Tuesday, 29 July 2014

The La Tène religion of the Celtic elite ― part 15: The Gundestrup "Herakleia" plate

Previous studies on the Gundestrup cauldron have neglected proper contextual iconographic studies to favour just taking an isolated image and then describing it, or by comparing that image with something else that seems similar. Any iconographically complex ancient object tells a story and the devices are chosen to provide meaning when seen together.

To the right is what I call the "Herakleia" plate. In Anders Bergquist,  & Timothy Taylor, The origin of the Gundestrup cauldron Antiquity 61, 1987, p.10-24, the authors describe the device on the left thus:
"To the left of one of the female busts, a full-figure man wrestles a vicious animal and a flower blooms beneath them"
They then go on to describe a silver vase where a female face is flanked with figures of men. They do not mention the figure to the right at all.

In Flemming Kaul, The Gundestrup cauldron reconsidered, Acta Archaeologica vol 66, 1995, pp 1-38, this plate design  is not mentioned at all, but there are various comparisons of isolated details of the cauldron to other objects.

of Athena wearing a helmet decorated with Skylla
hurling a stone and Herakles wrestling the Nemean lion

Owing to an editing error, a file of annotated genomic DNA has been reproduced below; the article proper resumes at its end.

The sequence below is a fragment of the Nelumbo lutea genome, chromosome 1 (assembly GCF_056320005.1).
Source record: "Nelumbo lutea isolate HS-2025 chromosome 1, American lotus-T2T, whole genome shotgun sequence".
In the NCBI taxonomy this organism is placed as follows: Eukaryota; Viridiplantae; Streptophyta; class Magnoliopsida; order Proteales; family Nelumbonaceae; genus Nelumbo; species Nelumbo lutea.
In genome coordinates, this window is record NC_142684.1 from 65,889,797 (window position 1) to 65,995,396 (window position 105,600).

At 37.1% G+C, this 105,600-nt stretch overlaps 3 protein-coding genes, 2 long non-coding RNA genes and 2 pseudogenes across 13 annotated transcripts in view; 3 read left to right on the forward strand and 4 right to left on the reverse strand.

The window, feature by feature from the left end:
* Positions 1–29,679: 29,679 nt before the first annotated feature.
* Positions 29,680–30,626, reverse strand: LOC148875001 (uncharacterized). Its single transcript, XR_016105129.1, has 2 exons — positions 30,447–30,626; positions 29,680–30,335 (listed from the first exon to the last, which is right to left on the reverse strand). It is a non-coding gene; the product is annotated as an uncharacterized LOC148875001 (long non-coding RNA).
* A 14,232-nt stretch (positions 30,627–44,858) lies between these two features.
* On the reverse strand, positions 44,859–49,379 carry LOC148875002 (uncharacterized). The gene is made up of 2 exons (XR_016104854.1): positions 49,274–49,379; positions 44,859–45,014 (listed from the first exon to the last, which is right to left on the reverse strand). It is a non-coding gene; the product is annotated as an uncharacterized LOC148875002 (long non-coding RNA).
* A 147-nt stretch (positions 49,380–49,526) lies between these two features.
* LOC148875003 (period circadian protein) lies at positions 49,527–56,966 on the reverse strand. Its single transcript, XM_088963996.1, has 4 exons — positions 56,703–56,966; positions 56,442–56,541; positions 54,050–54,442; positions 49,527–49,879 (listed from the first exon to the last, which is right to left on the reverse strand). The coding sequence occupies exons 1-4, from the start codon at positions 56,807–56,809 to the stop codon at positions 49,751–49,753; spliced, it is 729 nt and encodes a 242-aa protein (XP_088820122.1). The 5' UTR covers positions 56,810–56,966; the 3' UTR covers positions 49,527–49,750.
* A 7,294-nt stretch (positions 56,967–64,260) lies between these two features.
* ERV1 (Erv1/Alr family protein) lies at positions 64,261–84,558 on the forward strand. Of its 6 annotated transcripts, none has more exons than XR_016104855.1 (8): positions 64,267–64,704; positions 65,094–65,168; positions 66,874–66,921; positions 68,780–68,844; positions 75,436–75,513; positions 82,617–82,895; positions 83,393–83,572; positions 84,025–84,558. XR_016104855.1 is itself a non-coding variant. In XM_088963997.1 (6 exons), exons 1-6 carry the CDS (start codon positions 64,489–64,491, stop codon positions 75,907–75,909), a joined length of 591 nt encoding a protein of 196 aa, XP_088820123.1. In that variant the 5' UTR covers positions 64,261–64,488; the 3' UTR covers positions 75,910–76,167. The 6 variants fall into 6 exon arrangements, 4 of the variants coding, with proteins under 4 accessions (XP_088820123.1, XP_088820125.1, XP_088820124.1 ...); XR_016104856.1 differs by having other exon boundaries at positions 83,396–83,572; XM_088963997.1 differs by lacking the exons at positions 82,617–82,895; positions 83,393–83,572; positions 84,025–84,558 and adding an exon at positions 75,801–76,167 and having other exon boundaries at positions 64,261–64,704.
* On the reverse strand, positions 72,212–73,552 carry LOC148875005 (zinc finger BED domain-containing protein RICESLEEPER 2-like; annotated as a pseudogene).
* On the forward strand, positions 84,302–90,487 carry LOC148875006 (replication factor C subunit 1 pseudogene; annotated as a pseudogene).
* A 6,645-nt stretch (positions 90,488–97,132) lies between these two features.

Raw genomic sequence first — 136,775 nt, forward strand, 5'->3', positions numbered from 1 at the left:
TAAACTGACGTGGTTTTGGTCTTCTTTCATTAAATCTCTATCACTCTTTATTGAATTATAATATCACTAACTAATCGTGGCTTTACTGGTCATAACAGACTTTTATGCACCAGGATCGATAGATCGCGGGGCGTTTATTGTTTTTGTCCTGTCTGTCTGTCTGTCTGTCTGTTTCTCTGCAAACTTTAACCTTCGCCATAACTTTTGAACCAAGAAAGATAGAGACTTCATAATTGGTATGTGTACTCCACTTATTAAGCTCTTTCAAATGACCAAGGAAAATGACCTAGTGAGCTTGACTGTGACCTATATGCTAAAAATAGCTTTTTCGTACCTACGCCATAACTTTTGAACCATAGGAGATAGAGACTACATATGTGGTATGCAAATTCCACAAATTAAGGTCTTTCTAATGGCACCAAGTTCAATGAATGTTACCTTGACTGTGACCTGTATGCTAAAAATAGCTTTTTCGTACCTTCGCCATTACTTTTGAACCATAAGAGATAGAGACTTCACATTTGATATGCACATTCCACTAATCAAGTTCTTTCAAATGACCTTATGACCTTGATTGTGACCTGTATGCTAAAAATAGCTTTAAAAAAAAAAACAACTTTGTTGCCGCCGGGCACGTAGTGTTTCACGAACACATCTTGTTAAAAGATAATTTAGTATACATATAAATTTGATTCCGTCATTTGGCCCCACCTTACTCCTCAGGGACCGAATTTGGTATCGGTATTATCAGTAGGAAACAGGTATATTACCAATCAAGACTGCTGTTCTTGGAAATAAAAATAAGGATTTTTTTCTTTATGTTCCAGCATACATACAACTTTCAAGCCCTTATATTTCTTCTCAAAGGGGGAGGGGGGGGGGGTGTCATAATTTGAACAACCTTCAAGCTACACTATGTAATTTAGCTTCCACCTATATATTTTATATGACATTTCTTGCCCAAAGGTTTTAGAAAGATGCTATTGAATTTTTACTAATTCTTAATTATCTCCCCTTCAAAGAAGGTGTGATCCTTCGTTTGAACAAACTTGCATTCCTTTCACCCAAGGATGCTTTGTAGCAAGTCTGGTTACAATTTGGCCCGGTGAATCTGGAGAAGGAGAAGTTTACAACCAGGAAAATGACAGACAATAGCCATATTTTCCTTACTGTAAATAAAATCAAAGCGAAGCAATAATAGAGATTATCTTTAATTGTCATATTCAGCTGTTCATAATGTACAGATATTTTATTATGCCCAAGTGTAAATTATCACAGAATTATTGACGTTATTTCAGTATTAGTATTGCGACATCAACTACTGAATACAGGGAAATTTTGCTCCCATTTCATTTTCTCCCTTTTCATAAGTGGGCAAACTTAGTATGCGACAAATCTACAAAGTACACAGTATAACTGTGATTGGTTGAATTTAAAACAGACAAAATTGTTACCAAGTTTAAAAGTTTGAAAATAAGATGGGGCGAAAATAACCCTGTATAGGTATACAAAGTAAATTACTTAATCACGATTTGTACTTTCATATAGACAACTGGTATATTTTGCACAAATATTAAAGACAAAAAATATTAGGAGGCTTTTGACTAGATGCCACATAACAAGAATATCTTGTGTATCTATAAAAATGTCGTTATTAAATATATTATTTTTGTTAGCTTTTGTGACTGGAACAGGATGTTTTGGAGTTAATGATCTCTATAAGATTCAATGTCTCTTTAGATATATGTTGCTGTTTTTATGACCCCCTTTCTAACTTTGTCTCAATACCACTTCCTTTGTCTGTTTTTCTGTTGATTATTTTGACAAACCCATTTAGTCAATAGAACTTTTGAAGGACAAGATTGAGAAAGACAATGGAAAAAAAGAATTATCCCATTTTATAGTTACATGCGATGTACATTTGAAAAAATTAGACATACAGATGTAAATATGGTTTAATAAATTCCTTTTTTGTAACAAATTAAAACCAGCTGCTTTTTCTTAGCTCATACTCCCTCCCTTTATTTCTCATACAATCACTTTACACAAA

Image courtesy  of Classical Numismatic Group Inc.
The figure in question is identified in the coin to the left. In Greek numismatics some coin images are believed to have been modelled from famous statues so we cannot be sure if the Thracian artist working in Italy had copied the coin or the sculpture from which it was derived. That he was working in Italy is certain because of the many other Italian models for devices seen on the cauldron. While an adaptation, and not a direct copy, note the position of the lion's leg against Herakles' leg.

Pyrrhus had Celtic troops with him in Italy, and it was his terrible losses at the Battle of Herakleia that gave us the term "Pyrrhic Victory". Although history does not record these Celtic troops, the earliest coin of the Belgae is one of the Ambiani,and is copied from a gold stater of Taras, which Pyrrhus also tried to defend against the Romans. The Ambiani thus were among Pyrrhus forces (the gold is highly refined Mediterranean gold, and the Celts derived their coinage designs, at first, from money paid to them in the Italian campaigns) On another Gundestrup plate is the figure of a man on a dolphin. This man is Taras, who is depicted thus on most of the staters of Taras and is not Arion (the latter has no context on the cauldron). Pyrrhus' elephants (not recognized as such) are also depicted on the cauldron in association with the same female bust.

The woman, who is a Celtic Persephone (identified from another Gundestrup plate), beats her chest in an attitude of grief, as she does on the elephant plate and the figure on the right bears a strong resemblance to the "mannikins" seen on the earliest coins of the Treveri and subsequently on the coins of the Aulerci Cenomani where it is winged, and on the coins of the Namnetes where it sometimes grasps a horse's leg with each outstretched hand. The general posture of this figure is also matched on another Gundestrup plate depicting a "wheel-turner". A pair of such wheel-turners (in a different stance) are depicted on a sword from Hallstatt (Jacobsthal, 96). This plate commemorates the loss of warriors of a specific tribe who fought with Pyrrhus at Herakleia.

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